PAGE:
Here at downthetubes, I am becoming increasingly concerned by the rising number of independent publishers professing to support our comic industry, on both sides of the Atlantic and beyond, whose worthy ambition to promote comics is being marred by an apparent blind spot when it comes to the recompense of creators.
Singling out no particular company, I’m genuinely disturbed now by receipt of press copy from publishers offering product based on a somewhat nebulous “revenue share” or “promotional” use of creators’ work.
Translated, “Revenue Share” can often be what one creator described to me as the “Maybe” back end model; while “Promotional” should mean the use of a limited number of preview pages, used for press purposes, not entire strips in return for “Exposure”.
Effectively, in my view, what these publishers are doing is licensing the use of this material. While license usage would not necessarily mean payment of a page rate equivalent to commissioned work, as no rights are being reassigned, a nominal payment at the very least ahead of “revenue share” would be some acknowledgement of the contribution creators are making toward a publisher’s potential profits.
Promotion of comics as a medium has to come, in my view, with fair treatment and support not only for potential readers but those rising in the industry alongside established professionals.
I have been championing both independent and mainstream comics for over 21 years now on downthetubes, and before that, too, and welcome any genuine effort to grow our industry. With increased costs for publishers, rising imported costs due to currency fluctuations and other factors affecting sales and comics distribution, it’s not as if publicity isn’t welcome.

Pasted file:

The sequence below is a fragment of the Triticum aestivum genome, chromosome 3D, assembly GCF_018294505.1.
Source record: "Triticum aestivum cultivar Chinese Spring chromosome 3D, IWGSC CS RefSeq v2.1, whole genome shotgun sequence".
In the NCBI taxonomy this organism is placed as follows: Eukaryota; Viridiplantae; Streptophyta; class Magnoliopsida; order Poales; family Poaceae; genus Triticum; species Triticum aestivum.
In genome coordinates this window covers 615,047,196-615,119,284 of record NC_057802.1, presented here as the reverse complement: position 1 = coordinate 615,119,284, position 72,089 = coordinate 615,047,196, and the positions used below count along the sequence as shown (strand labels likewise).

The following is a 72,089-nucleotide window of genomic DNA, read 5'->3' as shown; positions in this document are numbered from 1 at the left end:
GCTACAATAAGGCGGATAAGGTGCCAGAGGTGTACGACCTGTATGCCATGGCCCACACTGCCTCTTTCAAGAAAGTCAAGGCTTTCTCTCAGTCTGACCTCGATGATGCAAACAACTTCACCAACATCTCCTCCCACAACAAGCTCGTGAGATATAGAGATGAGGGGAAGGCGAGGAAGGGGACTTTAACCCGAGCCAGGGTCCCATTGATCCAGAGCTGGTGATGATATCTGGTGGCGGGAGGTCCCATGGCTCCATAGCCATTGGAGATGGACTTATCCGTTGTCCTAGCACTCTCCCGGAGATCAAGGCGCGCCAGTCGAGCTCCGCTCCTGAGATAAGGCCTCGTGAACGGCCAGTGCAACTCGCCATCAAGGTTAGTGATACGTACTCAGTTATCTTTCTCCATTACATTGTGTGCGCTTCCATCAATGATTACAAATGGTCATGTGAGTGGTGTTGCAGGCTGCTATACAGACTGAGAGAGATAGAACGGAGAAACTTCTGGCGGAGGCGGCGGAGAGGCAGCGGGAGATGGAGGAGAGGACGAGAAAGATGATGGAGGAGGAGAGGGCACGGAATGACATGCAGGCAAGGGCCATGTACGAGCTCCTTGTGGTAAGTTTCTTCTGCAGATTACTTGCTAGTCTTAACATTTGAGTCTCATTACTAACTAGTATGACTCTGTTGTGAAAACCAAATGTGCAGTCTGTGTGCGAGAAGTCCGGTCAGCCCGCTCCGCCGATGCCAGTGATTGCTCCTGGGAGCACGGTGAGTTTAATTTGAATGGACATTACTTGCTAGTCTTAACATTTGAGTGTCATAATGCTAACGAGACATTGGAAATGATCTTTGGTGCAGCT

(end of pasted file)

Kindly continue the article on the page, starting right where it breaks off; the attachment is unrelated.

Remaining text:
But not, in my opinion, at the expense of comic creators whose first encounter with allegedly “organised” publishers is so poorly served.
In consequence, I have reluctantly decided I will not be promoting such projects where I am aware of such treatment, unless some re-examination of business model, or a clear statement of how their “revenue share” model works, is provided, even if on a “Not for Publication” basis.
I hope that those of you reading this will understand my concerns and appreciate why I have raised them, without singling one or more publishing projects.
Equally, I welcome the hard work of publishers that do treat creative talent with respect. There are a great many out there, for all the criticism our industry sometimes receives, even small publishers who offer a flat fee for strip use, dependent on budget, and good for them..
Thank you for reading.